A person's hand stretches out towards a kettle which stands on a platform which is part of a large solar stove outside in the sun.

And I’m not talking about an associate, bachelor’s, or master’s degree. In this blog I’m going to review a book that was published back in 2011 but is still very relevant today. The book is called 212 Degree Service: The 10 Rules for Creating a Service Culture by Mac Anderson.

This book is a fantastic and quick read. You have to read it from the perspective of creating an environment of service for both your employees and your customers. And employ the idea that your employees are just as important to your organization as are your customers.

Although there is a little redundancy in Anderson’s points, I think that was done purposely to reinforce the concepts.

Anderson starts with a simple scientific idea, “At 211 degrees, water is hot. At 212 degrees, it boils. With boiling water, comes steam. And steam can power a locomotive. And…it’s that one extra degree that makes all the difference.”

It’s a basic notion; the idea that each and every effort, each additional nod to an employee, and every additional outreach to your customer counts.

Anderson notes 10 tenants of service and this is what I took away from each point:

  1. “It starts at the top.” A great leader understands that his or her stewardship is what it takes to turn a good company into a great company. The leader’s main focus is to set the tone, create the culture, establish the brand, and carry that brand through everything that is done. Without brilliant leadership, that extra degree will never be attained.
  2. “Your customers must come second.” Your employees are number one and this is because they become the gateway to your customer base. By looking for ways to reward employees and serve them like a customer, you establish an organization of exceptional service. Employees are the ones that execute the brand, from leadership to customer service, from finance to marketing. So hire the right people and trust them to do their jobs.
  3. “Engage the hearts and minds of your employees.” A vision that employees can follow on a daily basis is critical. Anderson quotes Jim Harris, “When something captures your heart, you are driven to succeed. Heartpower is the core of any successful enterprise. Capture the heart, and you have captured the employee. For without a vibrant, beating heart, any enterprise is sure to die.” This is very poignant in that the vision of the company must be compelling and understandable. Build the fire within and make your employees your greatest asset. Establish an environment of open communication, empower employees to make decisions, and invest in training and development.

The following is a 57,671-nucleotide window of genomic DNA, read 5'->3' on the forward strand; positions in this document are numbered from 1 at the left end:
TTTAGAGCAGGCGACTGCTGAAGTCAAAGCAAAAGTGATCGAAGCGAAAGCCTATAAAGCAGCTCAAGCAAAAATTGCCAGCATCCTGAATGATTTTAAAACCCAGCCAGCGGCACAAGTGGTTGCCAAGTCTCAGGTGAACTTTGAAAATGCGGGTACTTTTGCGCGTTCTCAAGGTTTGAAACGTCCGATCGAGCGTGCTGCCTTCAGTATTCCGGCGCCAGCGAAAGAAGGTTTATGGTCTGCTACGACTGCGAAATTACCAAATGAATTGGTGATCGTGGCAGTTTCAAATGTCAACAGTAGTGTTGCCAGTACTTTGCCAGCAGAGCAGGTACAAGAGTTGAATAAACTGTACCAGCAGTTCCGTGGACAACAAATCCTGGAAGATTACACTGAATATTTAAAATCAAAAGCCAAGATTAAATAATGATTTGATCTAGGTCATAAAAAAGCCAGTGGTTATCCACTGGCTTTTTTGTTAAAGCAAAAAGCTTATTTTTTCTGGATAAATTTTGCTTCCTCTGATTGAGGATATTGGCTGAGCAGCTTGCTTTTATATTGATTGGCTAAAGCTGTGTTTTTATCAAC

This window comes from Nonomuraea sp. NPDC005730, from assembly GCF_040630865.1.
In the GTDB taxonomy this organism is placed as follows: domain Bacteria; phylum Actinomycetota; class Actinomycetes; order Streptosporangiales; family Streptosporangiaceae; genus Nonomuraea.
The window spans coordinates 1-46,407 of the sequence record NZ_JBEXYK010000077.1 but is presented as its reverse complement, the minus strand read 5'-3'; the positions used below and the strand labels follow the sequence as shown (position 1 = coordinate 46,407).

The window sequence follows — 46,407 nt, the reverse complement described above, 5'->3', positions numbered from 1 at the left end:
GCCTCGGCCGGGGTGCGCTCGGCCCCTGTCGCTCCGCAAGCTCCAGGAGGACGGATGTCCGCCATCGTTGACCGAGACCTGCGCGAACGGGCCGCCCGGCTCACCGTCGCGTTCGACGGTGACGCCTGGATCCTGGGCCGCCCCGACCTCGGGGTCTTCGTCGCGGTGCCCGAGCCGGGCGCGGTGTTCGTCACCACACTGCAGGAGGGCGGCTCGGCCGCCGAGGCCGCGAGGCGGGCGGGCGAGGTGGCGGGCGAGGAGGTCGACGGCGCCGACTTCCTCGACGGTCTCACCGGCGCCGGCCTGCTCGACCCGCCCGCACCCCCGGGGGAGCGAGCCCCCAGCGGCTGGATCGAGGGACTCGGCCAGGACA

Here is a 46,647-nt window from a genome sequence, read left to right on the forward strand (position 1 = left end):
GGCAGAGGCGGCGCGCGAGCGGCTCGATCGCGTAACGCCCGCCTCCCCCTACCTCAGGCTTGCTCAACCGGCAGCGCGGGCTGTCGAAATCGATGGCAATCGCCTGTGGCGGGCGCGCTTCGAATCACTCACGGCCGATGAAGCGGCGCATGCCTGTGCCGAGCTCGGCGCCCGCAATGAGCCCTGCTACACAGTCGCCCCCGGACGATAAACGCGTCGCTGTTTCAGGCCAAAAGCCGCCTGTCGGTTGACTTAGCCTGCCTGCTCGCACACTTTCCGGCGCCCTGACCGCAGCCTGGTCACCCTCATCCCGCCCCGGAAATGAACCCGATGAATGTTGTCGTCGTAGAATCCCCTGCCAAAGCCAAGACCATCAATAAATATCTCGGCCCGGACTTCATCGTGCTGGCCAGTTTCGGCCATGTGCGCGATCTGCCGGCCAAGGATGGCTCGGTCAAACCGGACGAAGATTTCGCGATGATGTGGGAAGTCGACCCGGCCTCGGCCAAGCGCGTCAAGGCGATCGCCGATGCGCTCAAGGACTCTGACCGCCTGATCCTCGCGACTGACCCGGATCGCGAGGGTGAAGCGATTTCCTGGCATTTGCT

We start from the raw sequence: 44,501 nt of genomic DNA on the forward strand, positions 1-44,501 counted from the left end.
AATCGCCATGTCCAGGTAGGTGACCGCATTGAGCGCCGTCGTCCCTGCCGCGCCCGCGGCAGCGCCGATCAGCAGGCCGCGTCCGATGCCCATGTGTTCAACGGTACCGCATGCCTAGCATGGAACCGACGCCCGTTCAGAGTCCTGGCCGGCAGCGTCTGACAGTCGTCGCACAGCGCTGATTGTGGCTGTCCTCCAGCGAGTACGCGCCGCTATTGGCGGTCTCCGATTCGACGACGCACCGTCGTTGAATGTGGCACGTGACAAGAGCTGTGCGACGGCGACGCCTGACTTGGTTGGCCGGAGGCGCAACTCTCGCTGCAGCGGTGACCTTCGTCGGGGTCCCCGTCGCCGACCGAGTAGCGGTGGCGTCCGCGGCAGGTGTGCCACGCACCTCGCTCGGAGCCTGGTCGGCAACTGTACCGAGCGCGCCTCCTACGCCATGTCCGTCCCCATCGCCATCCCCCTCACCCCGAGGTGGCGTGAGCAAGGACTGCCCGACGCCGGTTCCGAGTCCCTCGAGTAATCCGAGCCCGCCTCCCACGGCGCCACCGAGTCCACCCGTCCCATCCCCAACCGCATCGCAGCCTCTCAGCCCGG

4. “Make your culture your brand.” No matter how you build your brand, you have to do it with your employees in mind. So just like staff or product training, your employees must be trained on the brand as well. The brand must be extended from the top all they way down the chain. Nordstrom is a great example of good branding. They focus on customer service and it starts with employee loyalty and acceptance of the brand. Set lofty goals that can reasonably be accomplished by your employees. Whether you are a product or service brand, hold your staff accountable to meet the organization’s expectations. That will set and keep you on the path to success.
  5. “Understand the “how of wow.” What I learned from this tenant is that after you lead by example you have to make your customers fans of your brand. I write a lot about Apple…because they live and die by the “wow” factor. Consumers believe in why Apple operates the way it does… and the “why,” rather than the “what,” is why people follow the brand. Customers become ambassadors of your brand and that right there is a huge victory.
  6. “You only get one chance to make a first impression.” In today’s economy people have too many choices. They are bombarded with information. One bad impression results in a sale to another brand. So again, take care of your employees so that they take care of your consumers to deliver what they really want.
  7. “Identify your moments of truth.” Jan Carlzon from Scandinavian Airlines said, “Every moment, every contact must be as pleasant and as memorable as possible.” Once you have a service mentality created with your employees that carries down to your consumer. Get input from your customer and adjust to what needs to be fixed. And again remember that your customers are saturated with information and they have to use their gut feelings to make their decisions. That’s why the first contact matters the most to create a sense of authenticity. It’s all about engagement.
  8. “Don’t assume…ask.” A former Microsoft executive said, “Service is not a list of off-the-shelf solutions, it’s a constant process of discovery.” You can’t try to force your customers to believe what you think. Its simple: you need to ask them for their feedback and then adjust your strategy to their needs. Use surveys, focus groups, and questionnaire cards at every point of the sales cycle. Listen to your customers and be on point with their needs to help sustain the brand and make them customers for life.
  9. “Celebrate success.” Have fun. Revel in your wins. It’s the best thing that you can do for your employees. It’s the trickle down effect. And if anything it will create buy-in across the entire organization. For everything accomplished, awards are king.
  10. “Reinforce. Reinforce. Reinforce.” This is the key to the realization of your goals. Spread the word and your message and never let down. Keep things simple, memorable, and communicate it often. Track your process. Determine areas of improvement, set realistic goals, track, monitor and communicate results. Change faster than your competitors and you will reap the awards with your customers.

Every degree counts.

You may purchase this book at Amazon. Or watch a Mac Anderson’s movie on YouTube.